UPDATE 0800 GMT: The Local Coordination Committees have updated Tuesday’s death toll from US airstrikes, raising the number killed in Kafar Daryan to 21 — 10 civilians and 11 Jabhat al-Nusra fighters.

The LCC also claims that an airstrike on al-Muhandiseen, near Aleppo, killed 50 Jabhat al-Nusra members.

The opposition group cites an attack in Homs Province — not listed by the US Department of Defense among its operations — which killed six Bedouins.

The LCC said 123 people died across the country on Tuesday. It said it had documented 72 of the American and allied airstrikes, covering northern, eastern, and central Syria.

Even as the US was declaring military success with Day 1 of its attacks in Syria on the Islamic State, the campaign was running into trouble with the Syrian opposition.

Tension rose over an apparent American attack — accompanied by US statements which were vague to the point of deception — on part of the insurgency, the Islamic faction Jabhat al-Nusra.

According to residents and activists as well as Jabhat al-Nusra, US Tomahawk missiles hit the group’s buildings and houses in Idlib Province in northwest Syria, killing civilians as well as fighters.

Local activists in the town of Kafer Daryan (see map) reported that 14 civilians were killed and eight wounded, identifying four of the dead and eight of the injured.

Five women and eight children were among the dead.

The US military said at least 25 missiles fired “west of Aleppo” were targeting the “Khorasan Group”, an organization which suddenly emerged last week in public statements by US intelligence services. The military said on Tuesday that Khorasan, allegedly led by an activist who knew of the 9-11 attacks before they occurred and was Al Qa’eda’s “senior representative” in Iran, was planning a large-scale attack on America.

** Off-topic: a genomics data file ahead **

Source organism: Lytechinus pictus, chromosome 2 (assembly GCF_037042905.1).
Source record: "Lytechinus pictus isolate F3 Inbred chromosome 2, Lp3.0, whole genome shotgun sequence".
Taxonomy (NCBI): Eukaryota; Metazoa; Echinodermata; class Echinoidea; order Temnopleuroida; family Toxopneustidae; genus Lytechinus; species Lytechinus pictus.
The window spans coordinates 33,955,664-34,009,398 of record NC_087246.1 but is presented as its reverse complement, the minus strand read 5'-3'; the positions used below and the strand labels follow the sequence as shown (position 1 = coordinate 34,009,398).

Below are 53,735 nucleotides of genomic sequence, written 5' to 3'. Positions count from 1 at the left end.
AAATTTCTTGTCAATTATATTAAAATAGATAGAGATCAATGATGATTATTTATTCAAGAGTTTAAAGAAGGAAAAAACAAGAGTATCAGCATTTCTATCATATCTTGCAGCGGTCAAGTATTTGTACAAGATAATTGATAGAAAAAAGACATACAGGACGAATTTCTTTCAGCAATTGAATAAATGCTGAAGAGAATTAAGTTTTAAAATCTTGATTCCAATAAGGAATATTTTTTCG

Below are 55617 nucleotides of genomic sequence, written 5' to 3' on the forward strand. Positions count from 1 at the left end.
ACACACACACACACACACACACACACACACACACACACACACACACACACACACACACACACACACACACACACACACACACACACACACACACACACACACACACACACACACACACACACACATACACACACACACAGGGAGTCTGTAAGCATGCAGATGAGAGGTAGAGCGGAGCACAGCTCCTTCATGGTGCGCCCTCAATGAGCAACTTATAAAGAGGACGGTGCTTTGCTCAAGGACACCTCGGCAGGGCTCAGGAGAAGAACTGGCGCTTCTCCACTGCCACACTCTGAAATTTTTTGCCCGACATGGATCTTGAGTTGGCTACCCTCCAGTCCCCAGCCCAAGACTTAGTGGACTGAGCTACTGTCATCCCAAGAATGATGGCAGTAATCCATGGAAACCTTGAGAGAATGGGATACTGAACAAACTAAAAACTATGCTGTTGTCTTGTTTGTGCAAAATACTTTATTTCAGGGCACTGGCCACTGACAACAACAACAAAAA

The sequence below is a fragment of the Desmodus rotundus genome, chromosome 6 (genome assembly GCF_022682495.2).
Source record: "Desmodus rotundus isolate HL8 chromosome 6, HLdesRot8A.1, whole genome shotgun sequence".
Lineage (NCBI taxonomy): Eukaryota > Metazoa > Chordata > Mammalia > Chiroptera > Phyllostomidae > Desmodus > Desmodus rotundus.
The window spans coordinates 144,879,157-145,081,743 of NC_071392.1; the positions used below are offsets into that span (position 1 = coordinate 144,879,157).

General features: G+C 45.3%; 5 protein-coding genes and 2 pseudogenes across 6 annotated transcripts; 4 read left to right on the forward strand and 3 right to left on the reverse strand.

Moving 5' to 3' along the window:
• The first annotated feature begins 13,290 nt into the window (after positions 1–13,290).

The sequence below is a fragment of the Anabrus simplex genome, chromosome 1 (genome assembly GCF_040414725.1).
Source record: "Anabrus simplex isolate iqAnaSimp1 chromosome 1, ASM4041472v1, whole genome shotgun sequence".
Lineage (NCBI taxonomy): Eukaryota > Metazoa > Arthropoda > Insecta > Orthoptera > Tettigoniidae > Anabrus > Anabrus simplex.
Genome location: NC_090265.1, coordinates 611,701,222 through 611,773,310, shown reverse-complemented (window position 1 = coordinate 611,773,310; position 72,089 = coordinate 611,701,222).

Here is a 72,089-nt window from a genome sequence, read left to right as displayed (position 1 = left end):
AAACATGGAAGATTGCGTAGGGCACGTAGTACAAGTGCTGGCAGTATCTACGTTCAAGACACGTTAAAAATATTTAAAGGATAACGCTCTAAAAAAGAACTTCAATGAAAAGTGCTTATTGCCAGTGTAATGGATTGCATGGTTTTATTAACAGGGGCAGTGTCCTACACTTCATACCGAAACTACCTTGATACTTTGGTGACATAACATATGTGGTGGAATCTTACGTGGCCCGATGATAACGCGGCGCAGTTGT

However, there was no confirmation by the US that “Khorasan” suffered casualties. Instead, activists on social media said that a Jabhat al-Nusra fighter named Abu Yusuf al-Turki.

Aftermath of the attack:

The destruction in the area:

Jabhat al-Nusra is designated as a terrorist organization by the US because of its leadership’s connections with Al Qa’eda, so the US military may not have shed tears if their attacks on “Khorasan” also damaged the Islamist organization.

However, the group is also a key element in the Syrian insurgency. It fights alongside main blocs such as the Free Syrian Army and the Islamic Front, even if it is not part of those groups.

So the General Staff of the Free Syrian Army put out a coded criticism of the US airstrikes last night, “emphasizing the need to to avoid targeting moderate national and Islamic Forces and unarmed civilians”. The Staff also called for a priority on attacks on “the forces of tyranny and the patrons of extremism” of the Assad regime as well as on the Islamic State.

The Staff’s declaration was reinforced by statements from divisions of the Free Syrian Army.

Harakat Hazm, a brigade supported by the US to the point of receiving anti-tank weapons, warned of a “harbinger of failure” in the “external intervention” — especially if the aerial campaign was not matched by a ground offensive on both the Islamic State and Syrian forces.

Meanwhile, the Local Coordination Committees stressed the “necessity of coordinating with the political and military forces of the Syrian revolution so they can regain control of the positions that the Islamic State has conquered, as well as helping these forces with their continuous battles against Assad’s regime until it is toppled”.

Islamic State Steps Up Attacks Near Kurdish Center of Kobane in Northern Syria

Despite Tuesday’s airstrikes and missiles, the Islamic State has reportedly increased its pressure on the Kurdish center of Kobane in northern Syria, near the Turkish border.